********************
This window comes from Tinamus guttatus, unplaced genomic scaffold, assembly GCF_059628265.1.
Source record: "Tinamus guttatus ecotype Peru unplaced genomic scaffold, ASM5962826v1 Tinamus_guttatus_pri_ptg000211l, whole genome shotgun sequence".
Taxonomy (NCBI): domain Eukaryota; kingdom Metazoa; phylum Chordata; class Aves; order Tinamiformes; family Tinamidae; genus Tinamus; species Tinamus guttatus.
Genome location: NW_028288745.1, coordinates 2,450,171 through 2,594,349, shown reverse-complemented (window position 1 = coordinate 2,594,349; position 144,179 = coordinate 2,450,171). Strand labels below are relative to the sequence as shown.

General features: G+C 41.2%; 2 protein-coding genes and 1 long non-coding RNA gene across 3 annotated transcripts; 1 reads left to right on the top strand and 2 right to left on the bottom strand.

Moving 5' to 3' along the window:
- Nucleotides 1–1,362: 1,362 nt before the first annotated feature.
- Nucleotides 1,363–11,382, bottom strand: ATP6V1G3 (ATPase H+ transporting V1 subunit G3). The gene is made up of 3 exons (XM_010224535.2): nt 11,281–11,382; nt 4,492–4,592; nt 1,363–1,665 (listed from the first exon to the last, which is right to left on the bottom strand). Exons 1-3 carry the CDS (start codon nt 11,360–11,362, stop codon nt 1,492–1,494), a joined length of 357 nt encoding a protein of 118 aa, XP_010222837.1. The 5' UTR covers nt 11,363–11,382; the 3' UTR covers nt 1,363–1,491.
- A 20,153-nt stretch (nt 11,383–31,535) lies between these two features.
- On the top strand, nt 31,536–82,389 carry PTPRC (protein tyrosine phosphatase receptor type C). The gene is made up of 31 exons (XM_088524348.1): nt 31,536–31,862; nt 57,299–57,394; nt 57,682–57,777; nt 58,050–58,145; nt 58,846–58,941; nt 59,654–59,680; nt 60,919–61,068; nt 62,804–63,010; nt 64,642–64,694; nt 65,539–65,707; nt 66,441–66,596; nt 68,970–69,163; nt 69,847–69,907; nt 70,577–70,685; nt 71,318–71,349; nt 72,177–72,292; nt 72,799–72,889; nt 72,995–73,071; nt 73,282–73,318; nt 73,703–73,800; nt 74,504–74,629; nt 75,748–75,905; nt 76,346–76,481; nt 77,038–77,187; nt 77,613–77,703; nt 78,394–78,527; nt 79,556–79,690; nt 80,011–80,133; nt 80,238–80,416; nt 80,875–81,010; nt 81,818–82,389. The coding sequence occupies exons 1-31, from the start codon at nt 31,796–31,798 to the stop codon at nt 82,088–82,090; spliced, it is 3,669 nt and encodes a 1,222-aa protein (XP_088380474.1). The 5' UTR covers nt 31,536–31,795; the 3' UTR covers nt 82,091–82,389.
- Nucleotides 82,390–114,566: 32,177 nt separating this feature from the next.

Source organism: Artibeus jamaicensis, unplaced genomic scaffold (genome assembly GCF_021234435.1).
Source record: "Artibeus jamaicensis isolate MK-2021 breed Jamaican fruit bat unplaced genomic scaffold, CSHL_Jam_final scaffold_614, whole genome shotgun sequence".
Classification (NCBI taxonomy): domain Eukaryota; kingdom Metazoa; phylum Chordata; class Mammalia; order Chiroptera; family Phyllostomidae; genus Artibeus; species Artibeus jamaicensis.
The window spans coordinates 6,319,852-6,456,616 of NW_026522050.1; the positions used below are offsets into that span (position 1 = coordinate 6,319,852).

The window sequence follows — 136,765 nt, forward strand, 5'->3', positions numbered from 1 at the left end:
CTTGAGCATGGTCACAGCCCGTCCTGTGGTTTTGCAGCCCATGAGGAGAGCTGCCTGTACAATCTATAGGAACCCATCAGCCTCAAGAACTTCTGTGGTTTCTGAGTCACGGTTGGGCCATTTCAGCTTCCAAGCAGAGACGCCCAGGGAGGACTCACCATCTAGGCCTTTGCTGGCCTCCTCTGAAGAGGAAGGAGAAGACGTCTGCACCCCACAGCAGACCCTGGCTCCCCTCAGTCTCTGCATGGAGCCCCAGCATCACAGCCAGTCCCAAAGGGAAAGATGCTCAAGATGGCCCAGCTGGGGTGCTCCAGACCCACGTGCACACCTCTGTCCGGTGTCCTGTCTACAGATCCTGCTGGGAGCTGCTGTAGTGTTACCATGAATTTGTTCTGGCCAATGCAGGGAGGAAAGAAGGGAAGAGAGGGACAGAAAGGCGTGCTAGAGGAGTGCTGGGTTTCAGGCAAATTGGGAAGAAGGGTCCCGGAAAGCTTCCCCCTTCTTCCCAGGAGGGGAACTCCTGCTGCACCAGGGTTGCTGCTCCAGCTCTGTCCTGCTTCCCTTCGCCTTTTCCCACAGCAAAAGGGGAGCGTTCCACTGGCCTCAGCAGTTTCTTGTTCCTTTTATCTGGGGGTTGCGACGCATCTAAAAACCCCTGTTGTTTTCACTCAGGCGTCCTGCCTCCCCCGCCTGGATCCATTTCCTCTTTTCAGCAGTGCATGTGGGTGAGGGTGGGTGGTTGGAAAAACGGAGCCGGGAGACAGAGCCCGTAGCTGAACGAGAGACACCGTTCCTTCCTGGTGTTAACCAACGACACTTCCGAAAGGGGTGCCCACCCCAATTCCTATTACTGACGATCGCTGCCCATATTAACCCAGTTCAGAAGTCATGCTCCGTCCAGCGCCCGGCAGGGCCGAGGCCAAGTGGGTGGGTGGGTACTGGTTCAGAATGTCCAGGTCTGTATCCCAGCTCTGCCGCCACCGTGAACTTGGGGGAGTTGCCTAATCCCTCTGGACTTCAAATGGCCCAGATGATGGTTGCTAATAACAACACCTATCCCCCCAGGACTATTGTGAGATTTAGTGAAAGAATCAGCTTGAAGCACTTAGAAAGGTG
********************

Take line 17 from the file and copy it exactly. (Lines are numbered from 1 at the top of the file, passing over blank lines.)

CTTGAGCATGGTCACAGCCCGTCCTGTGGTTTTGCAGCCCATGAGGAGAGCTGCCTGTACAATCTATAGGAACCCATCAGCCTCAAGAACTTCTGTGGTTTCTGAGTCACGGTTGGGCCATTTCAGCTTCCAAGCAGAGACGCCCAGGGAGGACTCACCATCTAGGCCTTTGCTGGCCTCCTCTGAAGAGGAAGGAGAAGACGTCTGCACCCCACAGCAGACCCTGGCTCCCCTCAGTCTCTGCATGGAGCCCCAGCATCACAGCCAGTCCCAAAGGGAAAGATGCTCAAGATGGCCCAGCTGGGGTGCTCCAGACCCACGTGCACACCTCTGTCCGGTGTCCTGTCTACAGATCCTGCTGGGAGCTGCTGTAGTGTTACCATGAATTTGTTCTGGCCAATGCAGGGAGGAAAGAAGGGAAGAGAGGGACAGAAAGGCGTGCTAGAGGAGTGCTGGGTTTCAGGCAAATTGGGAAGAAGGGTCCCGGAAAGCTTCCCCCTTCTTCCCAGGAGGGGAACTCCTGCTGCACCAGGGTTGCTGCTCCAGCTCTGTCCTGCTTCCCTTCGCCTTTTCCCACAGCAAAAGGGGAGCGTTCCACTGGCCTCAGCAGTTTCTTGTTCCTTTTATCTGGGGGTTGCGACGCATCTAAAAACCCCTGTTGTTTTCACTCAGGCGTCCTGCCTCCCCCGCCTGGATCCATTTCCTCTTTTCAGCAGTGCATGTGGGTGAGGGTGGGTGGTTGGAAAAACGGAGCCGGGAGACAGAGCCCGTAGCTGAACGAGAGACACCGTTCCTTCCTGGTGTTAACCAACGACACTTCCGAAAGGGGTGCCCACCCCAATTCCTATTACTGACGATCGCTGCCCATATTAACCCAGTTCAGAAGTCATGCTCCGTCCAGCGCCCGGCAGGGCCGAGGCCAAGTGGGTGGGTGGGTACTGGTTCAGAATGTCCAGGTCTGTATCCCAGCTCTGCCGCCACCGTGAACTTGGGGGAGTTGCCTAATCCCTCTGGACTTCAAATGGCCCAGATGATGGTTGCTAATAACAACACCTATCCCCCCAGGACTATTGTGAGATTTAGTGAAAGAATCAGCTTGAAGCACTTAGAAAGGTG